ChemWiki: The Dynamic Chemistry E-textbook > Analytical Chemistry > Electrochemistry > Nernst Equation

The *Nernst Equation* enables one to determine electromotive forces (emf) of many processes, for instance the resting potential of cell membranes. We can then deduce the *biological standard potentials* which are important in studying biological process such as action potential during a spike of a neuron in response to a stimulus.

The *Nernst Equation* is derived from the emf and the Gibbs energy **under non-standard conditions**.

\(E^o = E^o_{reduction} - E^o_{oxidation}\)

When \(E^o\) is positive, the reaction is spontaneous. When \(E^o\) is negative, the reaction is not spontaneous. Since the change in Gibbs free energy, \(\Delta{G}\), is also related to spontaneity of a reaction, therefore, \(\Delta{G}\) and \(E\) are related. Specifically,

\(\Delta{G} = -nFE\)

where, \(n\) is # of electrons transferred in the reaction, \(F\) is the Faraday constant (96500 C/mol) and \(E\) is potential difference. Under standard conditions, this equation is then

\(\Delta{G}^{o} = -nFE^{o}\).

Since,

\[\Delta{G} = \Delta{G}^o + RT \ln Q \tag{1}\]

Substituting \(\Delta{G} = -nFE\) and \(\Delta{G}^{o} = -nFE^{o}\) into equation (1), we have:

\[-nFE = -nFE^o + RT \ln Q\]

Divide both sides of the equation above by \(-nF\), we have

\[E = E^o - \dfrac{RT}{nF} \ln Q \tag{2}\]

Equation (2) can be rewritten in the form of log base 10:

\[E = E^o - \dfrac{2.303 RT}{nF} \log Q \tag{3}\]

At standard temperature T = 298K, the \(\frac{2.303 RT}{F}\) equals .0592 V, so equation (3) turns into:

\[E = E^o - \dfrac{.0592 V}{n} \log Q\]

The equation above indicates that the electrical potential of a cell depends upon the reaction quotient \(Q\) of the reaction. As the redox reaction proceeds, reactants are consumed, thus concentration of reactants decreases. Conversely, the products concentration increases due to the increased in products formation. As this happens, cell potential gradually decreases until the reaction is at equilibrium, at which \(\Delta{G} = 0\).

Example 1 |
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For the Zn-Cu redox reaction: \[Zn_{(s)} + Cu^{2+}_{(aq)} \rightarrow Zn^{2+}_{(aq)} + Cu_{(s)} E^{o}_{cell} = +1.10 \; V\] SOLUTION Initially, [Cu \[E = E^o - \dfrac{0.0592 V}{n} \log Q\] \[E = 1.10V - \dfrac{0.0592 V}{2} \log\dfrac{5.0 \; M}{.05 \; M}\] \[E = 1.04 \; V\] As you can see, the initial cell potential is \(E = 1.10\, V\), after 1 minute, the potential drops to 1.04 V. As the reaction continues to progress, more Cu |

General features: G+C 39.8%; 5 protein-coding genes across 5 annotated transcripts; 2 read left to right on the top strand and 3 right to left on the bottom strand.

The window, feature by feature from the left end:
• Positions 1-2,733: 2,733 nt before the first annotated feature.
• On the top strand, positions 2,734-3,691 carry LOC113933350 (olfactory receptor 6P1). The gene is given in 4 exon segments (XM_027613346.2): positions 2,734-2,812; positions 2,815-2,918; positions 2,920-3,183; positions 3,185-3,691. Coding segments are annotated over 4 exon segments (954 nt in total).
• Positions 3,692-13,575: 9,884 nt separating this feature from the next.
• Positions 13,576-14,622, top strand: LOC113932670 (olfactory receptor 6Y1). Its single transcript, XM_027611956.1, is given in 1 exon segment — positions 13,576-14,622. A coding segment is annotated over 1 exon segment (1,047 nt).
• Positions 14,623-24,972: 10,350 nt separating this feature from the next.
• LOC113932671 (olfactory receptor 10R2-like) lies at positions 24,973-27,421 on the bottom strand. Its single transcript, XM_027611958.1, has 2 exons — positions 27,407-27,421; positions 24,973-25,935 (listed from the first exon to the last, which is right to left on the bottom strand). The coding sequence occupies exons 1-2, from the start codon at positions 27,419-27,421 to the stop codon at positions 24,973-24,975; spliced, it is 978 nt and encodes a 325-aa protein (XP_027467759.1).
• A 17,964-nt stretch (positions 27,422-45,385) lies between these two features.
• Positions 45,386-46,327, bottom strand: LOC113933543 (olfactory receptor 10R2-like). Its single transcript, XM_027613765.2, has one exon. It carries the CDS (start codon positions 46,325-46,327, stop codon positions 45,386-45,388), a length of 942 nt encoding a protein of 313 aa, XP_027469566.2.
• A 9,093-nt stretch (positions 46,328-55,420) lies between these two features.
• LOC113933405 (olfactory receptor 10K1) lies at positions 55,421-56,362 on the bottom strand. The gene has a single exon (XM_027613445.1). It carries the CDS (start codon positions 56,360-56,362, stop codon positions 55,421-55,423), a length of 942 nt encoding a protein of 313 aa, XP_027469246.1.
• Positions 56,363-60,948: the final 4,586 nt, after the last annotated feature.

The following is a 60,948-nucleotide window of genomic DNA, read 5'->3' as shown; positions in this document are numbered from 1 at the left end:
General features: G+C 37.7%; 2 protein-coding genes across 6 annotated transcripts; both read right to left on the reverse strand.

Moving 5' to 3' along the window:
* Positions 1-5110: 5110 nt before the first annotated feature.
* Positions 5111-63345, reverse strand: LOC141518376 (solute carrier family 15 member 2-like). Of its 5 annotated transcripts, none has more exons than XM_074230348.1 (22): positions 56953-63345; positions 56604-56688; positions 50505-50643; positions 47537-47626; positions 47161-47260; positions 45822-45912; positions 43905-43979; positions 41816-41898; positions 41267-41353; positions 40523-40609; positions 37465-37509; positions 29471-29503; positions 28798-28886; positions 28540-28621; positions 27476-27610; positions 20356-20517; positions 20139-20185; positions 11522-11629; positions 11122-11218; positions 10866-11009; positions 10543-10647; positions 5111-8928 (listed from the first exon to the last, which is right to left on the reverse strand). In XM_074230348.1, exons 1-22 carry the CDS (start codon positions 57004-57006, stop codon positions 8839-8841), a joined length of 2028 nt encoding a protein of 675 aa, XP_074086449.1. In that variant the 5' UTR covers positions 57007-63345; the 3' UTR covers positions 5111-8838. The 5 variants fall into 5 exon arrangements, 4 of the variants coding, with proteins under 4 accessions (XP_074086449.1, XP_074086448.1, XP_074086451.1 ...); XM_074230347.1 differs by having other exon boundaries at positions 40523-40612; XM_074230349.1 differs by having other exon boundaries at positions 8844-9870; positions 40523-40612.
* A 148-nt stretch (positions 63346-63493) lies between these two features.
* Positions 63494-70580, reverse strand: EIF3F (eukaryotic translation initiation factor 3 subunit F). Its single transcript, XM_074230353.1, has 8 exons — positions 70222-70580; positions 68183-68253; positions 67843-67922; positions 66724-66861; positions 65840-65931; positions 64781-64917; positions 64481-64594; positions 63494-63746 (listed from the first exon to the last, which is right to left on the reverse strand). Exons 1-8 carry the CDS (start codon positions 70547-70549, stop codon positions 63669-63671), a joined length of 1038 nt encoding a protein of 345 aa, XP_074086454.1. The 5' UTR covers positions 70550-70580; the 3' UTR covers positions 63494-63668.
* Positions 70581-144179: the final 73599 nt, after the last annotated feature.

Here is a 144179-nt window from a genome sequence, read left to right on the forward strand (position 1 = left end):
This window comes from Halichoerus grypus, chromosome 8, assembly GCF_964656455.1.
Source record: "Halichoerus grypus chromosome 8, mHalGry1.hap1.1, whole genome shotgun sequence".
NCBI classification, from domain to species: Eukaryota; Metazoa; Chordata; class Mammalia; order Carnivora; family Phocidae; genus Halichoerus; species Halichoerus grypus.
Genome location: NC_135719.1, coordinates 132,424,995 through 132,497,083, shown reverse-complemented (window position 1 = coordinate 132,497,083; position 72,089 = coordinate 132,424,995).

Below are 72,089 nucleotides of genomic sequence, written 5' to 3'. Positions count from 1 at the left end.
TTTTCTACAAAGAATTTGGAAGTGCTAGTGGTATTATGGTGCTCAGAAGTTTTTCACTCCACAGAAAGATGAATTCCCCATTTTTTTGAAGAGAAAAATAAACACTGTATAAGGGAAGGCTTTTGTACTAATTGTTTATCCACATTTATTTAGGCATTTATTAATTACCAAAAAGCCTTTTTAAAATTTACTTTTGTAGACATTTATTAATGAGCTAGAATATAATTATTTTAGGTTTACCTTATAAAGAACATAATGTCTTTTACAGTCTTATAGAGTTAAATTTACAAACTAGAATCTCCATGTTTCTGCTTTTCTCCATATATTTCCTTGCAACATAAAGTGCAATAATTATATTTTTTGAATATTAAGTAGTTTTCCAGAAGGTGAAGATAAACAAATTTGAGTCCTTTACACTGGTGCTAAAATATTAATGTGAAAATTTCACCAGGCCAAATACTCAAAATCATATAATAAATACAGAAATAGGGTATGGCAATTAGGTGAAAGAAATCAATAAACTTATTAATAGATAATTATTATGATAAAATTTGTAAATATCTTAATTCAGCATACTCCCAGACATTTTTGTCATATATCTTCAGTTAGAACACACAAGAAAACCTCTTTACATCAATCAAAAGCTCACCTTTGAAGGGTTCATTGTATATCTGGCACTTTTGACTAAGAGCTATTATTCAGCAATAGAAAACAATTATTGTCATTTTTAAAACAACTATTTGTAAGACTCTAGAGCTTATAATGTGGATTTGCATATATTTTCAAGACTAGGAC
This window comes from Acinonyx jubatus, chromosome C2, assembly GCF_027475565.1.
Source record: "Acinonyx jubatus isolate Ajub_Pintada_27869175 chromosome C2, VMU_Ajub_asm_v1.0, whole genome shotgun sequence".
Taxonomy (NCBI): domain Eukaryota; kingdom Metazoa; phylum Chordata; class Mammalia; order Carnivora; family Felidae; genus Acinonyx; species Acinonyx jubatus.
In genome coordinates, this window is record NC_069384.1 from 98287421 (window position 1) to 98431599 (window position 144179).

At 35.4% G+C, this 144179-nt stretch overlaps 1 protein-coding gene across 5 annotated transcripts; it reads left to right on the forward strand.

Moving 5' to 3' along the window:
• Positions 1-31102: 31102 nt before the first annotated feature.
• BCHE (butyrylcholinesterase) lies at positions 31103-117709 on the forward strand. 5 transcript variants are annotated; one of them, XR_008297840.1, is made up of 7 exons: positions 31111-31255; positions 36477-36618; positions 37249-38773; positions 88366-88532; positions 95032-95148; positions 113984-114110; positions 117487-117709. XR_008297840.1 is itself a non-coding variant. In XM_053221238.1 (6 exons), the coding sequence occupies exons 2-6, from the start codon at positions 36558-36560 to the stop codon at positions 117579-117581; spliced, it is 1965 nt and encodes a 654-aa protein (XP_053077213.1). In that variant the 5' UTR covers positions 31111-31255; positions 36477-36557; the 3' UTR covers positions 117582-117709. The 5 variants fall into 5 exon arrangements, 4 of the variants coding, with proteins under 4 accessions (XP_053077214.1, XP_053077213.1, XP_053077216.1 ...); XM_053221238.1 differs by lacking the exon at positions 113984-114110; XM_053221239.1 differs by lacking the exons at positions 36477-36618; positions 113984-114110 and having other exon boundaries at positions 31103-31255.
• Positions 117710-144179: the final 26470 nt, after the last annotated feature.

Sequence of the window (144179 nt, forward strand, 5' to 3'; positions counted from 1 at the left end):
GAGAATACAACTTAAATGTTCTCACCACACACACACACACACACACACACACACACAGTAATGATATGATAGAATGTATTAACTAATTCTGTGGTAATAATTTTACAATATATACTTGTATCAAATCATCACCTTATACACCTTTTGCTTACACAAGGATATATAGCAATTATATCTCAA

At equilibrium, the reaction quotient \(Q = K_{eq}\). Also, at equilibrium, \(\Delta{G} = 0\) and \(\Delta{G} = -nFE\), so \(E = 0\).

Therefore, substituting \(Q = K_{eq}\)_{ }and \(E = 0\) into the Nernst equation, we have:

\[0 = E^o - \dfrac{RT}{nF} \ln K_{eq}\]

At standard conditions, the equation above simplifies into:

\[0 = E^o - \dfrac{0.0592}{n} \log K_{eq}\]

This equation can be rearranged into:

\[log K_{eq} = \dfrac{nE^o}{0.0592}\]

The equation above indicates that the equilibrium constant **K _{eq} is proportional to the standard potential** of the reaction. Specifically, when:

- \(K > 1, E^o > 0\), reaction favors products formation.
- \(K < 1, E^o < 0\), reaction favors reactants formation.

This result fits Le Châtlier's Principle,which states that when a system at equilibrium experiences a change, the system will minimize that change by shifting the equilibrium in the opposite direction.

The emf can be determined measuring the current in a galvanic cell. This method is important when determining the standard potential of oxidizing agents. But our interest is the *biological standard potentials* such as neurons firing.

Perhaps the most fascinating system in our body is the *nervous system*. The neuron is the basic operating unit of the *nervous system* and its mechanism is still under a lot of research. Electrolytes *Sodium* and *Potassium* are the most prevalent electrolytes in our body. Intracellular concentrations of *Potassium* is higher inside the cell in comparison to extracellular. For *Sodium* it's the opposite more extracellular and less intracellular. This difference in concentration is the mechanics of how a neuron and other cells have resting potentials. ATPase pumps and selective membrane channels allow for the concentration gradient difference. With the *Nernst Equation* we can deduce the membrane potential of a neuron for our discussion. The concentration of potassium inside is 150 mM, and 15 mM outside. Plugging these values in the equation above out comes the neuron potential which can be depolarize in response to ...

- Atkins, Peter and de Paula, Julio.
*Physical Chemistry for the Life Sciences*. New York: W.H. Freeman and Company. p. 214-222. - Sherwood, Lauralee.
*Human Physiology 6th edition*. Thompson Corp. 2007. p. 77

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